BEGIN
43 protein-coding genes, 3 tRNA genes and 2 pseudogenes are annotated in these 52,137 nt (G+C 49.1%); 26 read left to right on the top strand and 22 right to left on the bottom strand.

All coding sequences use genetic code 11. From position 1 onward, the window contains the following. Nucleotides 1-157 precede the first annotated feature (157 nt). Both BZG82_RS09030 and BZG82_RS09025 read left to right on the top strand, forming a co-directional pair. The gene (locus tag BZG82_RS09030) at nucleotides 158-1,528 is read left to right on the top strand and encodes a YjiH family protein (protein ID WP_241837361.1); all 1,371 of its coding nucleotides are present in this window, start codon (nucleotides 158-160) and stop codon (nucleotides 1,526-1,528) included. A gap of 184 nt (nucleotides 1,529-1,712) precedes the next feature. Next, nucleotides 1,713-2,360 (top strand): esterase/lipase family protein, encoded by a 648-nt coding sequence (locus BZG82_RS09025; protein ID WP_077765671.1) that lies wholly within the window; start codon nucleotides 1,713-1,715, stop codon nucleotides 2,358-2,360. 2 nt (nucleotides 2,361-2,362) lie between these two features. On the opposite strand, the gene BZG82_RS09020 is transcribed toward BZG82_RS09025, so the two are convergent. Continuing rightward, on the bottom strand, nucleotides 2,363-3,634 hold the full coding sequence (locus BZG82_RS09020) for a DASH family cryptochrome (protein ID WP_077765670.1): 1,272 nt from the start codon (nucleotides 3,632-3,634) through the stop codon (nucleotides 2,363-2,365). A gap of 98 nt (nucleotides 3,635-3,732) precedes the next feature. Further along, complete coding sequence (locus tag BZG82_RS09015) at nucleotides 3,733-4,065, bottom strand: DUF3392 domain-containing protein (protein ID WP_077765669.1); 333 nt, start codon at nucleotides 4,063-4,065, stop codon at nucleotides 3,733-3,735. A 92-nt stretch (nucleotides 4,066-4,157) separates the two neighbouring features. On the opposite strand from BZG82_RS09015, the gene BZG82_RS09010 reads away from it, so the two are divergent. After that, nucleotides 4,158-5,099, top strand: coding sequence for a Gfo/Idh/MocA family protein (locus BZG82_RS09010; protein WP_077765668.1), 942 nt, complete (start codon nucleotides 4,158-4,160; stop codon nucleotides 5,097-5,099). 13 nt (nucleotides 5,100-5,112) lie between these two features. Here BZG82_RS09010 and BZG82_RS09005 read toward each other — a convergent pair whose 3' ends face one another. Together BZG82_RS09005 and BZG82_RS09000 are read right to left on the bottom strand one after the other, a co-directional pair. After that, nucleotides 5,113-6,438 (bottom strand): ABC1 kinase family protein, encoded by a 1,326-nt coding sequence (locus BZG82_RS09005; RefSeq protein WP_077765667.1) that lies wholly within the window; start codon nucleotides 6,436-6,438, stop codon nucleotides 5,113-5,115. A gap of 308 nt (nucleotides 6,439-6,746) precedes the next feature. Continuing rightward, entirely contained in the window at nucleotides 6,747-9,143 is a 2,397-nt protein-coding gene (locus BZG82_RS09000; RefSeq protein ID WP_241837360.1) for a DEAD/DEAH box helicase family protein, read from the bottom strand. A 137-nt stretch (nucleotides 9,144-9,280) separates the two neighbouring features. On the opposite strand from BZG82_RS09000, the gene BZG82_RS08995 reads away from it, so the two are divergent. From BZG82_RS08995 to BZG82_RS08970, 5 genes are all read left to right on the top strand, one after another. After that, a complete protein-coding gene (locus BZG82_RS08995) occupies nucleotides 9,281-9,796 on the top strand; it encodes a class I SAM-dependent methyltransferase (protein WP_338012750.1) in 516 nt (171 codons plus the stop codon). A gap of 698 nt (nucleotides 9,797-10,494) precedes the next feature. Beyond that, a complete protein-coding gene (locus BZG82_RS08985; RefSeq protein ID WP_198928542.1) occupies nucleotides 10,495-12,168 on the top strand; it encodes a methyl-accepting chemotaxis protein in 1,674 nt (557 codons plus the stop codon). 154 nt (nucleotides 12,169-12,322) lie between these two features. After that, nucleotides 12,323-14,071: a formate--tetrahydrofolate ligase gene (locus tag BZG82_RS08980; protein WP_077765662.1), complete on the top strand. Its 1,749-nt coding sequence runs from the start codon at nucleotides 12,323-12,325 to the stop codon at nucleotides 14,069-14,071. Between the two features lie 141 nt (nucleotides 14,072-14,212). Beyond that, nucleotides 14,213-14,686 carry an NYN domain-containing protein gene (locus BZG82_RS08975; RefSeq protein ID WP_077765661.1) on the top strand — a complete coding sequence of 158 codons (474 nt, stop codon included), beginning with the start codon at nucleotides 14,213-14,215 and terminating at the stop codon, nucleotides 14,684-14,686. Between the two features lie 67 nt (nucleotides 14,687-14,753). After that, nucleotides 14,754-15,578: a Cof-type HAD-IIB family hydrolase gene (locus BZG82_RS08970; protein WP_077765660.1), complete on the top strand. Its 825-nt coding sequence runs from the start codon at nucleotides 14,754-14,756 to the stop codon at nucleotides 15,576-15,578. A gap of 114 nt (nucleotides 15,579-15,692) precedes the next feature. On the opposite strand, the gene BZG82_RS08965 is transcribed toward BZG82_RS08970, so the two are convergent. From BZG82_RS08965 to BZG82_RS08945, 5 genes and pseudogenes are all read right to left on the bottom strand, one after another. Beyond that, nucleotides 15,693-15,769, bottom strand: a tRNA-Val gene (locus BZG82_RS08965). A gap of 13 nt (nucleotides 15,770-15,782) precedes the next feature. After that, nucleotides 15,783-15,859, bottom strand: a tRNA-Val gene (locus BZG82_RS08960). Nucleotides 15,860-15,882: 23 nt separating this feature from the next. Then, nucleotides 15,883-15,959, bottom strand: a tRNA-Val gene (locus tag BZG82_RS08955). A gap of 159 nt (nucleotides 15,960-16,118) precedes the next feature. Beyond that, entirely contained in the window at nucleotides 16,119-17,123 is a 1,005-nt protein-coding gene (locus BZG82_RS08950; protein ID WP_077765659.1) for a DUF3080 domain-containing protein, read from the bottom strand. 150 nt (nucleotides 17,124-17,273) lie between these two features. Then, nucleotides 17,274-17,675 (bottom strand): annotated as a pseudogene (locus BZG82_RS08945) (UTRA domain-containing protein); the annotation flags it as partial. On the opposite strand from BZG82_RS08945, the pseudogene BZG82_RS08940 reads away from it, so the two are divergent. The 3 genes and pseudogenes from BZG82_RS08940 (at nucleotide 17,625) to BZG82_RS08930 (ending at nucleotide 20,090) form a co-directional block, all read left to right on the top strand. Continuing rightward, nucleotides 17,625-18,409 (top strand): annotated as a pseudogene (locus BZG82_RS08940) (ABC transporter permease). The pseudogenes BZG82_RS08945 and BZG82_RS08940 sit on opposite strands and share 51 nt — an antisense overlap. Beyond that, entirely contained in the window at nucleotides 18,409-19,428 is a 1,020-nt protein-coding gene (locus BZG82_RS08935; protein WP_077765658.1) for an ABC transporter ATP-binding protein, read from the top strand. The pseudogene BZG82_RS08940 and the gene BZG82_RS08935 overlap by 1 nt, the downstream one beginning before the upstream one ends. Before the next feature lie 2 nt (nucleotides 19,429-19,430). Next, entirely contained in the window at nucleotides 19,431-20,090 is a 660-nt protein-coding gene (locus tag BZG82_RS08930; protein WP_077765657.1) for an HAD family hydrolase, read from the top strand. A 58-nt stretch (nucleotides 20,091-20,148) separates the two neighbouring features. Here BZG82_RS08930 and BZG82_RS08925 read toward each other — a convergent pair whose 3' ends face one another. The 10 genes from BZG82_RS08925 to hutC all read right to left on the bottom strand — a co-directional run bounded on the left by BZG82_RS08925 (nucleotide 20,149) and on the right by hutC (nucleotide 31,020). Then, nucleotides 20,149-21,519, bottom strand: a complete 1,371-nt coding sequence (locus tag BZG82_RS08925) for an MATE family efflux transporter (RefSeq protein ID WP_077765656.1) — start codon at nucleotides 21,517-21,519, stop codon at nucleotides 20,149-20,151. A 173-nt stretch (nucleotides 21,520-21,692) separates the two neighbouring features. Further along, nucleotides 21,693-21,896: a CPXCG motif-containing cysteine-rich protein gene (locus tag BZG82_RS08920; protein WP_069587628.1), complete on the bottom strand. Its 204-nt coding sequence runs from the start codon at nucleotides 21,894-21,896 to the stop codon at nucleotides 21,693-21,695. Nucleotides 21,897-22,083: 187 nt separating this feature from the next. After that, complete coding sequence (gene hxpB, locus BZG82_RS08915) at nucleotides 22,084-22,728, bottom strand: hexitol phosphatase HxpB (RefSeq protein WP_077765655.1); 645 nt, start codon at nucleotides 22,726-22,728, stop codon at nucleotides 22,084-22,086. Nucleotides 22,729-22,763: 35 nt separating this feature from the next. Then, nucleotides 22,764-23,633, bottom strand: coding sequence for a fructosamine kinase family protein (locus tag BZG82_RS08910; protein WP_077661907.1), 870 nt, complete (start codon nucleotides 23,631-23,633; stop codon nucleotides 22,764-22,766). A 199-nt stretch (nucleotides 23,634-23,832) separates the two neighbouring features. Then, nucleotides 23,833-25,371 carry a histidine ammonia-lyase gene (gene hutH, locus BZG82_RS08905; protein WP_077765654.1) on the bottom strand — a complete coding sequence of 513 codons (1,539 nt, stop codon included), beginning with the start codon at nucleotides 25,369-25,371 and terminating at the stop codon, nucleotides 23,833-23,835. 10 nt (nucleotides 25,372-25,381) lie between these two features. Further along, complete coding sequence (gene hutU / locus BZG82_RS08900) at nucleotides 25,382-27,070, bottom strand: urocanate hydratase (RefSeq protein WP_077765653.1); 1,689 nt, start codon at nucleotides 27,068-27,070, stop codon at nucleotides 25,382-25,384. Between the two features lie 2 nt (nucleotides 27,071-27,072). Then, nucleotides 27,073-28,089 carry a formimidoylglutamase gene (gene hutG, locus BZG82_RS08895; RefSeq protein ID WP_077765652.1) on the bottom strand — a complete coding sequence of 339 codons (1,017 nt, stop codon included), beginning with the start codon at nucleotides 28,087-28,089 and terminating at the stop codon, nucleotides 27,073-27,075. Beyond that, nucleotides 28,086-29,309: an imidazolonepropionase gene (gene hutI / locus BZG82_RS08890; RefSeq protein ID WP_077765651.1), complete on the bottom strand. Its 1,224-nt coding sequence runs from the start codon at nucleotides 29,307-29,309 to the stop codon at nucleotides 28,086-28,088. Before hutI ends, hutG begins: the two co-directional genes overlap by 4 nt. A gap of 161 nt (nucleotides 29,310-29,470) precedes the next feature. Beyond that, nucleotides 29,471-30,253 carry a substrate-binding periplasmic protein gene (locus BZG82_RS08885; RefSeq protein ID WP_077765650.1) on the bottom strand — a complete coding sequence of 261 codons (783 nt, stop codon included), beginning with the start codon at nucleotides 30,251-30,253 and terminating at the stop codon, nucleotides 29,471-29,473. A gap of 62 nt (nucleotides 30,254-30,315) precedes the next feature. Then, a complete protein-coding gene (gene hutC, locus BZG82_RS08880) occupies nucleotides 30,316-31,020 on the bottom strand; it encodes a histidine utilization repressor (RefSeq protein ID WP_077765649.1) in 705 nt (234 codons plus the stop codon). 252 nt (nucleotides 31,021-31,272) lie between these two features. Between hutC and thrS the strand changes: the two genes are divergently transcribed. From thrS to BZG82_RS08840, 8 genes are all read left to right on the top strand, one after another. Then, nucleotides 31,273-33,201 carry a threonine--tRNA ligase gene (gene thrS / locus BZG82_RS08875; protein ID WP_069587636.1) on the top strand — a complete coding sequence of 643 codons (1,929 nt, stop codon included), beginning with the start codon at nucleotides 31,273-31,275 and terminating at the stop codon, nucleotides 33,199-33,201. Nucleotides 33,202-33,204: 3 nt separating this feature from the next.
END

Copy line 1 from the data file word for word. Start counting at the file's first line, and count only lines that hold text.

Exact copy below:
43 protein-coding genes, 3 tRNA genes and 2 pseudogenes are annotated in these 52,137 nt (G+C 49.1%); 26 read left to right on the top strand and 22 right to left on the bottom strand.